An open acceptance model for indoor environmental quality (IEQ)

An open acceptance model for indoor environmental quality (IEQ)

Accepted Manuscript An open acceptance model for indoor environmental quality (IEQ) L.T. Wong, K.W. Mui, T.W. Tsang PII: S0360-1323(18)30374-3 DOI: ...

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Accepted Manuscript An open acceptance model for indoor environmental quality (IEQ) L.T. Wong, K.W. Mui, T.W. Tsang PII:

S0360-1323(18)30374-3

DOI:

10.1016/j.buildenv.2018.06.031

Reference:

BAE 5533

To appear in:

Building and Environment

Received Date: 12 March 2018 Revised Date:

12 June 2018

Accepted Date: 13 June 2018

Please cite this article as: Wong LT, Mui KW, Tsang TW, An open acceptance model for indoor environmental quality (IEQ), Building and Environment (2018), doi: 10.1016/j.buildenv.2018.06.031. This is a PDF file of an unedited manuscript that has been accepted for publication. As a service to our customers we are providing this early version of the manuscript. The manuscript will undergo copyediting, typesetting, and review of the resulting proof before it is published in its final form. Please note that during the production process errors may be discovered which could affect the content, and all legal disclaimers that apply to the journal pertain.

ACCEPTED MANUSCRIPT

An open acceptance model for indoor environmental quality (IEQ) L.T. WONGa, K.W. MUIa,*, T.W. TSANGa a

Department of Building Services Engineering, Faculty of Construction and Environment, The Hong Kong Polytechnic University, Hung Hom, Hong Kong, China.

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*Corresponding author. Tel.: +852 2766 5835; fax: +852 2765 7198; E-mail address: [email protected]

Abstract

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Indoor environmental quality (IEQ) acceptance prediction is crucial to sustainable building development. A simple yet comprehensive IEQ modelling strategy that can genuinely reflect occupant’s responses to environmental conditions is necessary. This study proposes an open acceptance model that uses frequency distribution functions of occupant’s responses towards IEQ parameters to assess IEQ. The proposed model is not only flexible enough to encapsulate a diverse range of descriptive model parameters but also feasible for openly available IEQ acceptance data, offering the flexibility to add data incrementally to allow easy model updating as and when a new set of observations arrives, this model can be a solution to the existing problems and limitations encountered in IEQ modelling.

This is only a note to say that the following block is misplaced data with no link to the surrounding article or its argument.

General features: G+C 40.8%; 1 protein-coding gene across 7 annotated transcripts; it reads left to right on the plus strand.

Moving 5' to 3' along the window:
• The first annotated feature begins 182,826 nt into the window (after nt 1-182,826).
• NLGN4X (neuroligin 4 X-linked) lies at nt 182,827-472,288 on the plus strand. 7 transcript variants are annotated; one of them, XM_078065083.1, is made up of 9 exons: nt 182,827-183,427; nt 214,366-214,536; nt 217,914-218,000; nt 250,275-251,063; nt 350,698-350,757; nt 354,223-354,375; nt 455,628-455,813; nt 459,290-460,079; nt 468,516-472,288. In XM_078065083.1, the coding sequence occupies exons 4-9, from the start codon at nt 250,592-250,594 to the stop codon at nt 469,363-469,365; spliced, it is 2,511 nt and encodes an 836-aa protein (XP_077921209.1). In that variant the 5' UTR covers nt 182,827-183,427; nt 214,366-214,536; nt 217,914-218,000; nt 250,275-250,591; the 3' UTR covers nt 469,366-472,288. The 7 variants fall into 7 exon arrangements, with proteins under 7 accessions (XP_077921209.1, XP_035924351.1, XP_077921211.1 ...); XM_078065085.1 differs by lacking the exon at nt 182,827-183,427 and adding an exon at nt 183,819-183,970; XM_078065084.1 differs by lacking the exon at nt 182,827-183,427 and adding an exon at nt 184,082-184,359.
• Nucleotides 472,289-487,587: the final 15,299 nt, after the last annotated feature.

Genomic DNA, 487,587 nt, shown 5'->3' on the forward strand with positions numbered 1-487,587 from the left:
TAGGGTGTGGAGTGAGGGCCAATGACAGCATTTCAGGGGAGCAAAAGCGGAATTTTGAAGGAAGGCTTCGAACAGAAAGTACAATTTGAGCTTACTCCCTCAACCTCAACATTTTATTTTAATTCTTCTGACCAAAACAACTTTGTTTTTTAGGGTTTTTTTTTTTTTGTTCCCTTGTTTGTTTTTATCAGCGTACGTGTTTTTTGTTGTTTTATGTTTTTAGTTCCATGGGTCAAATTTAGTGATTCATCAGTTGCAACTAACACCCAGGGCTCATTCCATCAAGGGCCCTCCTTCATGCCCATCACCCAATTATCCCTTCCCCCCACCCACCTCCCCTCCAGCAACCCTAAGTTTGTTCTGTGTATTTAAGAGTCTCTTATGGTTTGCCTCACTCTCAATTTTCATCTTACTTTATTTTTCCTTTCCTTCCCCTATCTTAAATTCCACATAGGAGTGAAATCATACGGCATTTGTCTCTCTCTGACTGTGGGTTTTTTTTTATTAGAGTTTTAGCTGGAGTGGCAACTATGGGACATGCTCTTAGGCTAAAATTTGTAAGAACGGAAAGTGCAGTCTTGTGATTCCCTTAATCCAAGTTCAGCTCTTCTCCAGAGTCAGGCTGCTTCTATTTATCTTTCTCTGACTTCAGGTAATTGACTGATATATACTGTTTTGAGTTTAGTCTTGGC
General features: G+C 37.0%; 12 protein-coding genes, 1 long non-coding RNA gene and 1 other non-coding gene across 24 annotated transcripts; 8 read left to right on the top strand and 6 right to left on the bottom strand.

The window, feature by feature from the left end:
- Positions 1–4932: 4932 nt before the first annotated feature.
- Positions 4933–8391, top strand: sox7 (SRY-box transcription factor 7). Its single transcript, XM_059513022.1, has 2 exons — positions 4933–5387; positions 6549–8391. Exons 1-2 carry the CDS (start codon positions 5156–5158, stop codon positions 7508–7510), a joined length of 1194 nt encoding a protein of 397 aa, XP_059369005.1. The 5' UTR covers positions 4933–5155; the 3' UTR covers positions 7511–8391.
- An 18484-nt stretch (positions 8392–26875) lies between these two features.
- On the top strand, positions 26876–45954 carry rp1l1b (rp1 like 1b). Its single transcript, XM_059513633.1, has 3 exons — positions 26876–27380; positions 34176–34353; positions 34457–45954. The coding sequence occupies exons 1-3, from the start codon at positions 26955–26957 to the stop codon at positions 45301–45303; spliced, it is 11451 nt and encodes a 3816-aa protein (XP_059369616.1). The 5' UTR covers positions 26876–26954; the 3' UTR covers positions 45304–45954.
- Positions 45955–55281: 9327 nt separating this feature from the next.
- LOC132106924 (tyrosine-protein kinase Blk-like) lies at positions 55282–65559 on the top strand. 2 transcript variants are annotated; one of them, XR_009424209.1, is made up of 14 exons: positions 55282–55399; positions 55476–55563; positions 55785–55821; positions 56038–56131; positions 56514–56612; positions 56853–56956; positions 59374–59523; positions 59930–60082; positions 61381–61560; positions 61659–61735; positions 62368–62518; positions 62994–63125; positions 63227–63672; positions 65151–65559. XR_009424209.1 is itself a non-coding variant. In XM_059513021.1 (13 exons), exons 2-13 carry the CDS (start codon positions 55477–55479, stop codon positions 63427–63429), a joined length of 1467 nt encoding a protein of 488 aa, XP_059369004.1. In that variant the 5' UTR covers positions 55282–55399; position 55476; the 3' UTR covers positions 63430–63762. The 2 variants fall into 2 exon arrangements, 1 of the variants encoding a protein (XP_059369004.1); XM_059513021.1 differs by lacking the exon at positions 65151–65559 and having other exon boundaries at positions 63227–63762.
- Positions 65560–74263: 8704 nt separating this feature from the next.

Keywords

Introduction

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Indoor environmental quality (IEQ); Open acceptance model; Thermal comfort; Indoor air quality; Visual comfort; Aural comfort

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Modern people stay indoor most of the time. Indoor environmental quality (IEQ) has become a major concern for sustainable development as it affects occupant’s health and well-being [1– 2]. Studies on linkage between IEQ and occupant’s comfort, health and productivity can be found in the literature [3–10]. Some research discuss the relationship between IEQ and one particular parameter [11–14], some look at the effects of multiple parameters on the overall IEQ [15–20]. It has been found that maintaining an acceptable indoor environment through controlling a range of IEQ parameters could provide positive effects on one’s well-being [20−23], but the relationship between them are complex [24]. Contributions of these parameters to the occupant’s overall acceptance are non-uniform in different indoor environments, i.e. one IEQ parameter dominate over another [25–27]. For instant, study showed that aural comfort is the most important contributors to the overall IEQ acceptance in learning environment, while thermal comfort is more important in workplace [28–29]. IEQ acceptance is intricate and shall be addressed at the design stage and throughout the lifecycle of the building to protect the willingness of occupants [24,30] and IEQ acceptance models therefore are important and useful for building designers and facility management when making decisions regarding the building performance. Models for predicting occupant’s responses towards individual IEQ parameters as well as overall IEQ acceptance have been proposed. IEQ could be expressed by various physical parameters [16,21]. Overall IEQ expressed by four major IEQ aspects, namely thermal

ACCEPTED MANUSCRIPT comfort, indoor air quality (IAQ), visual comfort and aural comfort were proposed [28– 29,31–32]. Multivariate logistic regression models for IEQ acceptance in offices, classrooms and residential buildings in Hong Kong were developed [28–29,31]. Moreover, an indexing approach for IEQ assessment was proposed to correlate a set of independent parameters (including climate, building shape and window/wall noise attenuation) with the four major IEQ aspects [32]. A Dwelling Environmental Quality Index was developed to reflect the indoor quality based on the air temperature, relative humidity and carbon dioxide level [33].